Cat schizophrenia, or feline hyperesthesia, is a behavioral condition identified by extreme levels of strange habits. While all felines will act strangely from time to time — looking at the thing that aren’t there or running around rapidly for no apparent factor, for instance — in severe cases, this behavior ends up being inefficient and is categorized as the syndrome feline hyperesthesia.
Cat Schizophrenia Symptoms
Feline Hyperesthesia Syndrome, or FHS, causes severe character changes. Felines with this condition may act manic or schizophrenic; they may seem to hallucinate. Symptoms include:
- Frenzied grooming of the flank and tail, typically leading to loss of hair
- Dilated pupils
- Fixation with the tail, usually manifested as swishing of the tail, chasing of the tail or assaulting the tail
- Bouts of hyperactive or aggressive habits
- Rippling of the skin
- Apparent hallucinations
- Loud vocalizations
- Sensitivity to touch along the spinal column; often, stroking of the spinal column causes bouts of odd habits
- State of mind swings
Bouts of FHS habits frequently happen in cats who suffer from this condition. They might experience bouts of weird behavior once every couple of days, or continuously.
Common Causes of Cat Schizophrenia
Vets do not really know what causes Feline Hyperesthesia Syndrome, but they have some ideas.
Some felines have seizures during or following an attack of FHS. This leads some veterinarians to believe that FHS might be caused by abnormal electrical activity in the part of the brain that controls emotions, grooming, and predatory aggressiveness. Some felines with FHS react to anticonvulsant therapy, a truth which provides weight to this theory.
Some veterinarians believe that FHS might be a type of feline obsessive-compulsive disorder, triggering felines to worry fanatically about grooming, predatory behaviors, and individual safety. Because FHS grooming behaviors replicate obsessive-compulsive disorder and because some cats with FHS respond well to anti-anxiety medications, there might be some truth to this theory.
Some veterinarians think that FHS is a combination of both of the above. They mention that irregular electrical activity in the brain causes seizures, which then in turn cause obsessive-compulsive ideas and habits. This discusses why both theories appear to be true to some degree.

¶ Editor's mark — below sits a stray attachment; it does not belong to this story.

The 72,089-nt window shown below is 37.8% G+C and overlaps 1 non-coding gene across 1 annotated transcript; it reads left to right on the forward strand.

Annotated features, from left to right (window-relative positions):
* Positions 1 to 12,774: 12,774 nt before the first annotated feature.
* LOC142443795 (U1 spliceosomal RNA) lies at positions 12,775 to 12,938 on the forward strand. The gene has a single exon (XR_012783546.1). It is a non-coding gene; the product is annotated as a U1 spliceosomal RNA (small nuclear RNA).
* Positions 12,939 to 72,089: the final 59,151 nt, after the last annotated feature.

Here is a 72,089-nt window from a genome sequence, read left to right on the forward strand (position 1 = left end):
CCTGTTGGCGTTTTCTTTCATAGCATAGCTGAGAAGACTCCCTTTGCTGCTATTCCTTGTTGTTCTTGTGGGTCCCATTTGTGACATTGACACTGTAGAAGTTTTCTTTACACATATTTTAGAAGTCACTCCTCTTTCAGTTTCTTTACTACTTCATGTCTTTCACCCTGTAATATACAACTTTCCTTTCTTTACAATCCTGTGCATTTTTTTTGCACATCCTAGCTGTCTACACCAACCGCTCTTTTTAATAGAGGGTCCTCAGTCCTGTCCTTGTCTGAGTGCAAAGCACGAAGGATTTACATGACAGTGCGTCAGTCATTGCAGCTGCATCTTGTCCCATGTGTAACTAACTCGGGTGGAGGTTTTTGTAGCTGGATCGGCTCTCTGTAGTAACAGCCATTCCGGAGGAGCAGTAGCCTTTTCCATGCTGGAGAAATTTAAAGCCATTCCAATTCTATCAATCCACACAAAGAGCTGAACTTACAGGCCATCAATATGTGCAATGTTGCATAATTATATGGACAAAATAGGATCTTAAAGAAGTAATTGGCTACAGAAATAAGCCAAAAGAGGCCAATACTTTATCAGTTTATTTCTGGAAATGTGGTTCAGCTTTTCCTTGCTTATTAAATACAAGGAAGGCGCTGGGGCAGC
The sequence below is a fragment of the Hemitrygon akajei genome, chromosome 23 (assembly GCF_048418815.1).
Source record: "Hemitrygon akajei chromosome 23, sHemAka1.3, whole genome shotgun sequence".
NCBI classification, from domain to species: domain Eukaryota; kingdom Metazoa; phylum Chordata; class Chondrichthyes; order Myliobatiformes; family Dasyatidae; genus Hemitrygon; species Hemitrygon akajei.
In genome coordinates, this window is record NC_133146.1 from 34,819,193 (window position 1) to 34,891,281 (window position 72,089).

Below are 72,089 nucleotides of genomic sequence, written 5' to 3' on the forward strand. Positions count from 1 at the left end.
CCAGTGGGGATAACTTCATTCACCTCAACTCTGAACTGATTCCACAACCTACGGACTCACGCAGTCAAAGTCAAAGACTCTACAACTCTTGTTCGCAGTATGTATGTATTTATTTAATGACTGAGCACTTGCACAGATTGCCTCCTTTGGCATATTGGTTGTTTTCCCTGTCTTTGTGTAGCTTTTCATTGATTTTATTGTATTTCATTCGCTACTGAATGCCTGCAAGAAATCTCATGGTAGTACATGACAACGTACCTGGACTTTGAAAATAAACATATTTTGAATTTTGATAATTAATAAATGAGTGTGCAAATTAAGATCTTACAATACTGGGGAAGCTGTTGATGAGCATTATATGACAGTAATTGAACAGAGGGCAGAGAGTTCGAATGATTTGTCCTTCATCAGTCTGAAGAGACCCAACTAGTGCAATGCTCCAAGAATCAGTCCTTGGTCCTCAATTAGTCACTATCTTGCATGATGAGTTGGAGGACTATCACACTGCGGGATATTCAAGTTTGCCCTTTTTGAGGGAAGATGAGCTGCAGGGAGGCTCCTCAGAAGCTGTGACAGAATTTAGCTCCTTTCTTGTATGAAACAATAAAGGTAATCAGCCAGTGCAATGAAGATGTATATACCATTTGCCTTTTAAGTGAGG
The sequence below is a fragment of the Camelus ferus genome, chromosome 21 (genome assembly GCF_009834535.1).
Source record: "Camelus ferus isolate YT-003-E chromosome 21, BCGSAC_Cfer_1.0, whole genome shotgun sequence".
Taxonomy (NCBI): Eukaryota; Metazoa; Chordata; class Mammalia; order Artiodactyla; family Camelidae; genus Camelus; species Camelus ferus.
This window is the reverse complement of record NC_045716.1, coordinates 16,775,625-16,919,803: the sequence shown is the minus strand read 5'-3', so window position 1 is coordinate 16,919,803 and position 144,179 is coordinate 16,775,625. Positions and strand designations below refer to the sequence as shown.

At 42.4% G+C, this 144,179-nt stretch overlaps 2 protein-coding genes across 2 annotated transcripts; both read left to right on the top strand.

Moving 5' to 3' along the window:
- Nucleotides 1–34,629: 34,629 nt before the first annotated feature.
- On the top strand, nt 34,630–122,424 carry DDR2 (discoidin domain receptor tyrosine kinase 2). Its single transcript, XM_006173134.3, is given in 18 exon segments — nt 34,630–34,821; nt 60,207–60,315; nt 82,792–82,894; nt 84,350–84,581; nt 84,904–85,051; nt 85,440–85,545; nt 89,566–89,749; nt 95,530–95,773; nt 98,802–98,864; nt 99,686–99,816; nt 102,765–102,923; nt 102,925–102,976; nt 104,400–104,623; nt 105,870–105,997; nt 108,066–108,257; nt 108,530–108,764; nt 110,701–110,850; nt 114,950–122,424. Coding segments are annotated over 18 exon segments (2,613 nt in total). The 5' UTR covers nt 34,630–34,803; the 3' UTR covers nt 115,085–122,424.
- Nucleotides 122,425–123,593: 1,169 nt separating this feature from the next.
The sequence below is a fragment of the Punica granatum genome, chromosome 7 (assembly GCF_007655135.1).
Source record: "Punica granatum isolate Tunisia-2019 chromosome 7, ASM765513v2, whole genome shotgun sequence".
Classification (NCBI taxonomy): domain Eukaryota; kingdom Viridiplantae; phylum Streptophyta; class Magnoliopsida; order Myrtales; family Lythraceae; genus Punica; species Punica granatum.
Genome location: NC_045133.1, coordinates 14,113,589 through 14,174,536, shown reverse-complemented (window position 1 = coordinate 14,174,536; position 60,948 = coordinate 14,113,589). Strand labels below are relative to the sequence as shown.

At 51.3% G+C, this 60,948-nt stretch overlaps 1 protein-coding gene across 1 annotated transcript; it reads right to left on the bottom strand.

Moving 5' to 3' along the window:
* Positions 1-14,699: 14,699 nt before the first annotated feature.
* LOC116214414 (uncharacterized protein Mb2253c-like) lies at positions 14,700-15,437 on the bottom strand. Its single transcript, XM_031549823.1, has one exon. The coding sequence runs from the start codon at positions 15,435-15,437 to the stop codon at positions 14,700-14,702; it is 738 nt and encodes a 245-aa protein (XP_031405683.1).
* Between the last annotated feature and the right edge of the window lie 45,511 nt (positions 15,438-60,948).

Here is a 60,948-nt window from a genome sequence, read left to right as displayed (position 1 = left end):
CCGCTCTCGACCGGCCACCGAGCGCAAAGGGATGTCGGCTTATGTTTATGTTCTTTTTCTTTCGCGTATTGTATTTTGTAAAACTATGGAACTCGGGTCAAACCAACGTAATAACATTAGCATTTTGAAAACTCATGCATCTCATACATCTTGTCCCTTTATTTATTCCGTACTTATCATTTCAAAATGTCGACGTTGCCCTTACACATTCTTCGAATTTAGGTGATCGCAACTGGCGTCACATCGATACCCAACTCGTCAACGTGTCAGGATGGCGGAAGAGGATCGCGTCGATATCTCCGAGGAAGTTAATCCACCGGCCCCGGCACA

Vet have discovered that FHS seems connected to stressed out. They likewise believe there might be a genetic component to the disease. Some types, specifically Oriental ones, seem predisposed to developing FHS.
Some felines with FHS have actually been found to have lesions in their back muscles. While veterinarians believe that these sores might contribute somehow to FHS, they aren’t sure precisely what role they might play.
Interesting fact: Their latest research study, released in Schizophrenia Research, together with researcher Wendy Simmons, compared two previous research studies that found a link in between childhood cat ownership and the development of schizophrenia later in life with an unpublished survey on psychological health from 1982, 10 years prior to any data on feline ownership and mental illness had been published. Outcomes of the analysis indicated that direct cat exposure in childhood might be a danger aspect for developing psychiatric disorders.
Toxoplasmosis Parasite and Cat’s Schizophrenia
Scientists have actually found how the toxoplasmosis parasite might set off the advancement of schizophrenia and other bipolar disorders. They have actually shown that the parasite may contribute in the development of these conditions by affecting the production of dopamine — the chemical that relays messages in the brain controlling aspects of movement, cognition and habits.
How Is Cat Schizophrenia Treated
There’s no conclusive test for the medical diagnosis of FHS, however, if your veterinarian is able to eliminate medical causes of the above habits and if your feline responds to FHS treatment, a medical diagnosis of FHS is made.
Treatment involves anti-anxiety and anti-depressant medication, in addition to anti-convulsant medication. You should also do everything possible to provide your FHS cat a stress-free environment. You should make sure your feline gets lots of workouts; feed him on a regular schedule; teach him techniques and spend more time with him. If there is stress in between your FHS feline and other cats or family pets in the home, do your best to reduce it.